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March 21, 2022


Russians Protest War in Ukraine

Public protest is illegal in Russia, a country ruled by an authoritarian government. After invading Ukraine, the Russian government has spread misinformation about the war among its citizens and declared harsh penalties for anyone speaking out against the Russian war effort. Even so, some Russians opposed to the war in Ukraine have been protesting. They have said they could not stay silent, even though they risked arrest and imprisonment for their actions. Listen to hear a young Russian activist discuss her motivations, and learn how she used two colorful Harry Potter books to stage a public protest against the war.

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March 20, 2022


Weird News: Identical Triplets Born

Listen to hear about rare identical triplets born in New Jersey.

Vocabulary: risky, odds, identical

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March 18, 2022


Debate: Are Leaders Born or Made?

Before the recent Russian attack, Ukrainian president Volodymyr Zelensky was unpopular. With a background in acting and little political experience, he did not inspire confidence among many citizens. Zelensky’s leadership since the attack, however, has drawn admiration from many, at home and internationally. He has demonstrated courage, empathy, and patriotism, inspiring his own people to fight and winning support from countries throughout the world. Were Zelensky’s leadership skills already present, or did his circumstances shape him into an effective leader? Listen to hear an expert analyze Zelensky’s leadership style and then debate: Are leaders born or made?

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March 17, 2022


Orcas in the Arctic

For years, scientists have been making underwater recordings of orcas, also called killer whales. Orcas spend much of their time in an icy, dark area of the world, the Arctic, where they can be difficult to find, and scientists were hoping the recordings might help them better track and study the marine mammals. Recently scientists started listening to the recordings, which span thousands of hours. Listen to hear the sounds of killer whale calls, and learn what the recordings are teaching researchers about orca behavior and habitat.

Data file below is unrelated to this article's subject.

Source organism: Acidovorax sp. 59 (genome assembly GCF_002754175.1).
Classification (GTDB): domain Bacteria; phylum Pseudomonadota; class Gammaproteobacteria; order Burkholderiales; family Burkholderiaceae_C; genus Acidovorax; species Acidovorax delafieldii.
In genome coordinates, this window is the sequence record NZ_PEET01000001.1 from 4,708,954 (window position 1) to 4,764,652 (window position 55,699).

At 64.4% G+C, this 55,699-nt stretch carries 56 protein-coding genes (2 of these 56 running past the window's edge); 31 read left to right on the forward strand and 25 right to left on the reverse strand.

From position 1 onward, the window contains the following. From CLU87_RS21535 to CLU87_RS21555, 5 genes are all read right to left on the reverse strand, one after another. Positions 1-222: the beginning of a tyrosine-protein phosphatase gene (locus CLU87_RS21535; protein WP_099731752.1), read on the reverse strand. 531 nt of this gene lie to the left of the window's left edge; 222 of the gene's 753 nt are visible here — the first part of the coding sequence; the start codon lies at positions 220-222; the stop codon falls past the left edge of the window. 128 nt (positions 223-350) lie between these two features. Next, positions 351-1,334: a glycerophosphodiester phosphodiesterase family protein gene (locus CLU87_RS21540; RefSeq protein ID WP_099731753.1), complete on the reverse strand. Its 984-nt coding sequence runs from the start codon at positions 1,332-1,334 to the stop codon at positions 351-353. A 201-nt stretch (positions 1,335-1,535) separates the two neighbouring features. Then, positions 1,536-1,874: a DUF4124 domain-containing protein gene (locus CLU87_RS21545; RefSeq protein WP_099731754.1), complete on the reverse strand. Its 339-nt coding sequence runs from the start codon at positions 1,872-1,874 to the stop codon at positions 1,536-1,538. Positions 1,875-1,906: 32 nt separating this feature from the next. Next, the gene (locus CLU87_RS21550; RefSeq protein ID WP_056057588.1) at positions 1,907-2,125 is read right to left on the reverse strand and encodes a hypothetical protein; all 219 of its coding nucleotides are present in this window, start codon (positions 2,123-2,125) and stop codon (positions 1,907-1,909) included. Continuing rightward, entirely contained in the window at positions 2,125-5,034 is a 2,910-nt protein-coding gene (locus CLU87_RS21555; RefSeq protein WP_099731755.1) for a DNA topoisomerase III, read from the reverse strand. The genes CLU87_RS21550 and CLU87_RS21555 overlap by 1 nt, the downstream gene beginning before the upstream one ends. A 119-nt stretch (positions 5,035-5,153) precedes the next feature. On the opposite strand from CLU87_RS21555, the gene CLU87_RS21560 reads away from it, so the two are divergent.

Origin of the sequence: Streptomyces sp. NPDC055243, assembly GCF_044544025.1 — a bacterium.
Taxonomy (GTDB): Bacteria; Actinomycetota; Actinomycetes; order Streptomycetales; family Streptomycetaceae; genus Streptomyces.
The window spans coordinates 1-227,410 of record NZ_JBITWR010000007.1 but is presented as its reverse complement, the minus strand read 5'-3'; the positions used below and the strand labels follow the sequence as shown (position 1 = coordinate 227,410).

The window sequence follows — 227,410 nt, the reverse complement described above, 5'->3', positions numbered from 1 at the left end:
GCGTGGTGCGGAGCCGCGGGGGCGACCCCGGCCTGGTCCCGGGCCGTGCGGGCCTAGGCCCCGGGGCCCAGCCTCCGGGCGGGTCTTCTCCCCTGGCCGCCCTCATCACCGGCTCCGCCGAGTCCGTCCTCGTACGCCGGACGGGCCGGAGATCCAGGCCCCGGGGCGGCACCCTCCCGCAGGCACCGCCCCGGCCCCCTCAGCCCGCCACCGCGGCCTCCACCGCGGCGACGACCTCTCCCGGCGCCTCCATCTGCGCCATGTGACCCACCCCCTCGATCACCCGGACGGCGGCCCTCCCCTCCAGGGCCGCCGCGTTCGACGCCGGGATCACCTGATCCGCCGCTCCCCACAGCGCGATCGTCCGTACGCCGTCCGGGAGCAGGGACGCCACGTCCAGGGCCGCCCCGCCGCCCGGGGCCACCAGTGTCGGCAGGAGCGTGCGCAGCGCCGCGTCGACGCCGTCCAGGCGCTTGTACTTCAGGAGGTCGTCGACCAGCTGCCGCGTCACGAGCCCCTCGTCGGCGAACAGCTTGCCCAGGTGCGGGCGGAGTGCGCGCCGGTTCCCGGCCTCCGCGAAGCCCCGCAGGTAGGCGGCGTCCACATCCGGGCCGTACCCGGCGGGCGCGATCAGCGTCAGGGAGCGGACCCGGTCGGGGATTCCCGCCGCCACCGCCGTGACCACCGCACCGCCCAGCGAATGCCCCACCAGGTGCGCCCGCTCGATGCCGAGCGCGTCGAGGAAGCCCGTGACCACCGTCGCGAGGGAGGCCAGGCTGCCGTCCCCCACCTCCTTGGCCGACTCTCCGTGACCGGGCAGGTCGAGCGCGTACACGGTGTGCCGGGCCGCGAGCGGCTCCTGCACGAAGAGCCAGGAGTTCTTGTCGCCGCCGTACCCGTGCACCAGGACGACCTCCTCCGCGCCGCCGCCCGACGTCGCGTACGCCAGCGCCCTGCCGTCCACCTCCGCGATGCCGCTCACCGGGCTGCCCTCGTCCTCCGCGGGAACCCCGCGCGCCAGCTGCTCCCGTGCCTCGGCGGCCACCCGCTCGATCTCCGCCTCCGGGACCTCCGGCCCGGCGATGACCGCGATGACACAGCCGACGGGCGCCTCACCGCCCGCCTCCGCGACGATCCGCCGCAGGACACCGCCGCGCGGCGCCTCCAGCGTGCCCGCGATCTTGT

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March 16, 2022


NASA Helicopter Roaming on Mars

Flying drones has become increasingly common. NASA is conducting experiments on Mars with a drone helicopter named Ingenuity. The helicopter may be useful for deeper scientific exploration of previously unseen parts of the planet. Listen to hear about this leap forward in drone technology and to find out how a helicopter is taking the study of Mars to potentially greater heights.

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March 15, 2022


Celebrating Persian New Year

Many Iranian Americans, along with others in the Middle East and Central and South Asia, celebrate Persian New Year. Called Nowruz in Persian, the New Year’s celebration takes place in March on the first day of spring. In this interview, an Iranian-American author explains the meaning of Nowruz and how it is celebrated with food and family traditions. Listen to hear more about Persian New Year and the delicious sweets involved.

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March 15, 2022


Kid News: Ukraine War Explained

Russian soldiers have crossed the border into Ukraine, and their invasion has forced many Ukrainians to flee to neighboring countries for safety. Volunteers in these countries are welcoming the Ukrainian refugees and offering them the resources they need for life away from their homes. Listen to hear why Eastern European countries are helping Ukrainians and find out how Russia’s president is reacting to Ukraine’s resistance to Russia’s invasion.